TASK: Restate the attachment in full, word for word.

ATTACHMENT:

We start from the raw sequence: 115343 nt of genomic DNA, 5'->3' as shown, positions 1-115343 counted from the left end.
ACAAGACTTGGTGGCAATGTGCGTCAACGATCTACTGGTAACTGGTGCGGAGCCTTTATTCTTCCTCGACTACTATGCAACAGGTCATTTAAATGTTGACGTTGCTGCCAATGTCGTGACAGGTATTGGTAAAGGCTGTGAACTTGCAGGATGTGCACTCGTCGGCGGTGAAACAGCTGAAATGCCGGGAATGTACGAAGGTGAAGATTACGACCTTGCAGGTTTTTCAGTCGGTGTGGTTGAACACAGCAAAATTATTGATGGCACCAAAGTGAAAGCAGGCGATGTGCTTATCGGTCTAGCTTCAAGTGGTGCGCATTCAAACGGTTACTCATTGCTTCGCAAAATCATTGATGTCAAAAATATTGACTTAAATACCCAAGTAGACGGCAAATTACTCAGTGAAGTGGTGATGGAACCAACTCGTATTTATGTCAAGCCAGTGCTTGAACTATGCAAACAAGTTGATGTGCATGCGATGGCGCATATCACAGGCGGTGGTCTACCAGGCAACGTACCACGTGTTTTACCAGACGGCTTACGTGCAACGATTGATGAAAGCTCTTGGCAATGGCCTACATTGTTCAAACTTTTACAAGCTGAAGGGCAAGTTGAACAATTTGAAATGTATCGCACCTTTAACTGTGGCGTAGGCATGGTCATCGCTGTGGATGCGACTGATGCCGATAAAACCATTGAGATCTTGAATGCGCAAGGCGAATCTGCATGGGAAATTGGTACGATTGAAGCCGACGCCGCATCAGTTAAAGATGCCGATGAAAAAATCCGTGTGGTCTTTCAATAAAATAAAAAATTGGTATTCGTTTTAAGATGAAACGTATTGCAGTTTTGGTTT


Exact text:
We start from the raw sequence: 115343 nt of genomic DNA, 5'->3' as shown, positions 1-115343 counted from the left end.
ACAAGACTTGGTGGCAATGTGCGTCAACGATCTACTGGTAACTGGTGCGGAGCCTTTATTCTTCCTCGACTACTATGCAACAGGTCATTTAAATGTTGACGTTGCTGCCAATGTCGTGACAGGTATTGGTAAAGGCTGTGAACTTGCAGGATGTGCACTCGTCGGCGGTGAAACAGCTGAAATGCCGGGAATGTACGAAGGTGAAGATTACGACCTTGCAGGTTTTTCAGTCGGTGTGGTTGAACACAGCAAAATTATTGATGGCACCAAAGTGAAAGCAGGCGATGTGCTTATCGGTCTAGCTTCAAGTGGTGCGCATTCAAACGGTTACTCATTGCTTCGCAAAATCATTGATGTCAAAAATATTGACTTAAATACCCAAGTAGACGGCAAATTACTCAGTGAAGTGGTGATGGAACCAACTCGTATTTATGTCAAGCCAGTGCTTGAACTATGCAAACAAGTTGATGTGCATGCGATGGCGCATATCACAGGCGGTGGTCTACCAGGCAACGTACCACGTGTTTTACCAGACGGCTTACGTGCAACGATTGATGAAAGCTCTTGGCAATGGCCTACATTGTTCAAACTTTTACAAGCTGAAGGGCAAGTTGAACAATTTGAAATGTATCGCACCTTTAACTGTGGCGTAGGCATGGTCATCGCTGTGGATGCGACTGATGCCGATAAAACCATTGAGATCTTGAATGCGCAAGGCGAATCTGCATGGGAAATTGGTACGATTGAAGCCGACGCCGCATCAGTTAAAGATGCCGATGAAAAAATCCGTGTGGTCTTTCAATAAAATAAAAAATTGGTATTCGTTTTAAGATGAAACGTATTGCAGTTTTGGTTT